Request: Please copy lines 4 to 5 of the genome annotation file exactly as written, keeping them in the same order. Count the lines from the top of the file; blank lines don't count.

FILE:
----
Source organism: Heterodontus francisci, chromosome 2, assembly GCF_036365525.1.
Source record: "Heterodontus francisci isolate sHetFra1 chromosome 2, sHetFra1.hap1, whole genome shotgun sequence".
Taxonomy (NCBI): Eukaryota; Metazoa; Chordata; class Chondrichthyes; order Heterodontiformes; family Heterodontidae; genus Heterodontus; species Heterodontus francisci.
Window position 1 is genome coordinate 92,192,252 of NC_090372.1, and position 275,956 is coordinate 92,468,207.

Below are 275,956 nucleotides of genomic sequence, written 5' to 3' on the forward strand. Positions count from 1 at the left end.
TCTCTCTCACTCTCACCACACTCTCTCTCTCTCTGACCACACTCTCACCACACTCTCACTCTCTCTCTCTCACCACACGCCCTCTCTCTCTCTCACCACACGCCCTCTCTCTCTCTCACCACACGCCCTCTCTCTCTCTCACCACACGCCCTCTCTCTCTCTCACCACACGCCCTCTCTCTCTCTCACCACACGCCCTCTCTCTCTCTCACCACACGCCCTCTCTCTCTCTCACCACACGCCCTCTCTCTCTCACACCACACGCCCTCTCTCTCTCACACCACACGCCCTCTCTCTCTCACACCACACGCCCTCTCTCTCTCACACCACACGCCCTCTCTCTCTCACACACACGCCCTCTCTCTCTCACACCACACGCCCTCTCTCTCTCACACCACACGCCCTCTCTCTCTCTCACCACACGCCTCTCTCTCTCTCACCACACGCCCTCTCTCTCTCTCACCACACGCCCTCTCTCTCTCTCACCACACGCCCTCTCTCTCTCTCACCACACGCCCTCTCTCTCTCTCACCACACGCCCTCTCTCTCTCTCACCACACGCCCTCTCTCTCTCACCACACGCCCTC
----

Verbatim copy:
Window position 1 is genome coordinate 92,192,252 of NC_090372.1, and position 275,956 is coordinate 92,468,207.

Below are 275,956 nucleotides of genomic sequence, written 5' to 3' on the forward strand. Positions count from 1 at the left end.